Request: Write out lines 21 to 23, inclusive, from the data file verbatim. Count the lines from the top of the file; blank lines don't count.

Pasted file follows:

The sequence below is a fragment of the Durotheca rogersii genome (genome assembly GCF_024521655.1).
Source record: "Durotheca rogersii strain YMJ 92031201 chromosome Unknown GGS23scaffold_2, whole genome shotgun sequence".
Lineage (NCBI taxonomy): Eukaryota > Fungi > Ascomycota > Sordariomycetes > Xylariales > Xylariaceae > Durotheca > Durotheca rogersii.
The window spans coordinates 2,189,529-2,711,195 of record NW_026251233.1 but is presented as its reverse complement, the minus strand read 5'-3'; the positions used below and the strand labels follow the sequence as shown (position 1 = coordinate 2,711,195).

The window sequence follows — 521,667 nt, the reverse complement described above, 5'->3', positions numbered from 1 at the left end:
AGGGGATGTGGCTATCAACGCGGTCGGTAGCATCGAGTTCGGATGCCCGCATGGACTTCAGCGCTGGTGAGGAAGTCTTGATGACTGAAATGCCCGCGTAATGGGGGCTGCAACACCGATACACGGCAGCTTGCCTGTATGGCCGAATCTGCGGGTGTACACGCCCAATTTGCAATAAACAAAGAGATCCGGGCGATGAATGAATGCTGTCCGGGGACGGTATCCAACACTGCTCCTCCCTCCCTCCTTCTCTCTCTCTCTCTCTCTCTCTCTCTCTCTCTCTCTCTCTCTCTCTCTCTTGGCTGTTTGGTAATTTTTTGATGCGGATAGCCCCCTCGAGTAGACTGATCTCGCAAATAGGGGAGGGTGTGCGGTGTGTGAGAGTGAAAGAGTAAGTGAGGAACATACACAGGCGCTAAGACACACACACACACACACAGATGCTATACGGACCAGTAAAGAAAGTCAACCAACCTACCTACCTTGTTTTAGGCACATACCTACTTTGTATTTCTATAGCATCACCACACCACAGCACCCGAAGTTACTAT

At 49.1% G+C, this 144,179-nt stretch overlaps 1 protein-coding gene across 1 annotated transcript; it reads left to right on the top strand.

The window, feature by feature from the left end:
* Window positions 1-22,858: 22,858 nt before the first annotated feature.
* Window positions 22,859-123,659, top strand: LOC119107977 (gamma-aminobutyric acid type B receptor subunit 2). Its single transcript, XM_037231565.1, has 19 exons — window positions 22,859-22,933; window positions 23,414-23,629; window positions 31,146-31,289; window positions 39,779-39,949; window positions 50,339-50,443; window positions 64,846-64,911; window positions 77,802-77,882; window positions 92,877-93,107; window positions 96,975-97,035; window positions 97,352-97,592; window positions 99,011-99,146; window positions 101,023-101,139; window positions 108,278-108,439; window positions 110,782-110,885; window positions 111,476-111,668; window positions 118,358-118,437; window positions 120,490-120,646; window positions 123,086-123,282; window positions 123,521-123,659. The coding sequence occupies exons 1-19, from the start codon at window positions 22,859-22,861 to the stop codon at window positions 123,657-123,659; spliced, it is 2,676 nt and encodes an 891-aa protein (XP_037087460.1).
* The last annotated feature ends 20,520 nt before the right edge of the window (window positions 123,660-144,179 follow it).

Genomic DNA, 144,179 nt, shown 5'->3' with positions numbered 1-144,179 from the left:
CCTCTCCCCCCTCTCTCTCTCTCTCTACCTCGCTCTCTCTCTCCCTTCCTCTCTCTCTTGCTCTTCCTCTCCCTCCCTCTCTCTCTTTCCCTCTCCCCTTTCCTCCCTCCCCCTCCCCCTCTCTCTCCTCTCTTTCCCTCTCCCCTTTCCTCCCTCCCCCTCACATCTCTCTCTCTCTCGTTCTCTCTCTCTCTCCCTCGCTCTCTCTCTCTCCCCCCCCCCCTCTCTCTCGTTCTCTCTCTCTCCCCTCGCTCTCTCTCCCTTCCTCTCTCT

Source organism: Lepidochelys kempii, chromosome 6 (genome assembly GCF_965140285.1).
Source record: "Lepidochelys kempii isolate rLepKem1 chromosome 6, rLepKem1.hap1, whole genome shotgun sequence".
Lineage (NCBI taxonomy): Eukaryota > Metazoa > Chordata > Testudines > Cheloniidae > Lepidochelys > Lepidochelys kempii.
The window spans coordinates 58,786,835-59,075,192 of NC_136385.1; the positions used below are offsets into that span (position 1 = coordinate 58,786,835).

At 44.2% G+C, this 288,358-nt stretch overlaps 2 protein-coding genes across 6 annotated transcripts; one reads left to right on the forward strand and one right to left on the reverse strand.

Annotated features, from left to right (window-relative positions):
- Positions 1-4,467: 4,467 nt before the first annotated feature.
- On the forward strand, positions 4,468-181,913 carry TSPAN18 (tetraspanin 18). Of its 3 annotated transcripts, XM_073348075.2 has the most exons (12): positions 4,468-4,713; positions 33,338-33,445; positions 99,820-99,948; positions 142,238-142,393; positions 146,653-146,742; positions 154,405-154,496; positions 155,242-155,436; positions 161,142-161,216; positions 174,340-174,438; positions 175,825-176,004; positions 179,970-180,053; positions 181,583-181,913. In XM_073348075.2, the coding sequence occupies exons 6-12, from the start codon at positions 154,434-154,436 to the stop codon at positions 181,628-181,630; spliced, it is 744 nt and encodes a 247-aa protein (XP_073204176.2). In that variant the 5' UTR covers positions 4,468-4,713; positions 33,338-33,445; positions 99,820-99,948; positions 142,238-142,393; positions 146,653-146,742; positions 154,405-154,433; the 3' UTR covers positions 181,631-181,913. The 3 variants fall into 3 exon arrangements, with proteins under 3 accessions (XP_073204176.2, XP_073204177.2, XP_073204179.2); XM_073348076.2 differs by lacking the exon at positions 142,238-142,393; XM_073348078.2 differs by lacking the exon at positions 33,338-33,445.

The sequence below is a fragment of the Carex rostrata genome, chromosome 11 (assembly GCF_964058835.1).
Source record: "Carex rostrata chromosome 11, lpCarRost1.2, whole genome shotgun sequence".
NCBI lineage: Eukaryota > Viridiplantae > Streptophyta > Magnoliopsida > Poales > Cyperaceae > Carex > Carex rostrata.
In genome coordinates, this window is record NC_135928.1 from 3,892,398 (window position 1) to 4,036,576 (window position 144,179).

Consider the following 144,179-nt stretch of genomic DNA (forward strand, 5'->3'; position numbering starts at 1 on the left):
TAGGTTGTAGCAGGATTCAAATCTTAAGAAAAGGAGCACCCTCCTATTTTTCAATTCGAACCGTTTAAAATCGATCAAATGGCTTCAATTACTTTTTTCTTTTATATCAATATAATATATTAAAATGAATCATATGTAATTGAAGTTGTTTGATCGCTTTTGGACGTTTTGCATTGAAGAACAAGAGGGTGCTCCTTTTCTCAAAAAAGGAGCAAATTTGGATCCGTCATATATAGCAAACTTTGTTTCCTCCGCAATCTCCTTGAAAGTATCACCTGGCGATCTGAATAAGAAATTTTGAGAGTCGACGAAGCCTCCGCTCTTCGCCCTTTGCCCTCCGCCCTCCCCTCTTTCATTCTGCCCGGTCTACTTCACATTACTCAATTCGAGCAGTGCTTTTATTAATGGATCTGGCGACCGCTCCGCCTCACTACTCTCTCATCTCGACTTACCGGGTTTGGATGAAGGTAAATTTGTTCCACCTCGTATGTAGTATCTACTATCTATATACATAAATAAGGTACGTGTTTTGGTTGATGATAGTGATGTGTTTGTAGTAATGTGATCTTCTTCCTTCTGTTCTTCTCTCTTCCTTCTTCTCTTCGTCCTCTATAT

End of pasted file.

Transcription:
- On the forward strand, positions 4,468-181,913 carry TSPAN18 (tetraspanin 18). Of its 3 annotated transcripts, XM_073348075.2 has the most exons (12): positions 4,468-4,713; positions 33,338-33,445; positions 99,820-99,948; positions 142,238-142,393; positions 146,653-146,742; positions 154,405-154,496; positions 155,242-155,436; positions 161,142-161,216; positions 174,340-174,438; positions 175,825-176,004; positions 179,970-180,053; positions 181,583-181,913. In XM_073348075.2, the coding sequence occupies exons 6-12, from the start codon at positions 154,434-154,436 to the stop codon at positions 181,628-181,630; spliced, it is 744 nt and encodes a 247-aa protein (XP_073204176.2). In that variant the 5' UTR covers positions 4,468-4,713; positions 33,338-33,445; positions 99,820-99,948; positions 142,238-142,393; positions 146,653-146,742; positions 154,405-154,433; the 3' UTR covers positions 181,631-181,913. The 3 variants fall into 3 exon arrangements, with proteins under 3 accessions (XP_073204176.2, XP_073204177.2, XP_073204179.2); XM_073348076.2 differs by lacking the exon at positions 142,238-142,393; XM_073348078.2 differs by lacking the exon at positions 33,338-33,445.

The sequence below is a fragment of the Carex rostrata genome, chromosome 11 (assembly GCF_964058835.1).
Source record: "Carex rostrata chromosome 11, lpCarRost1.2, whole genome shotgun sequence".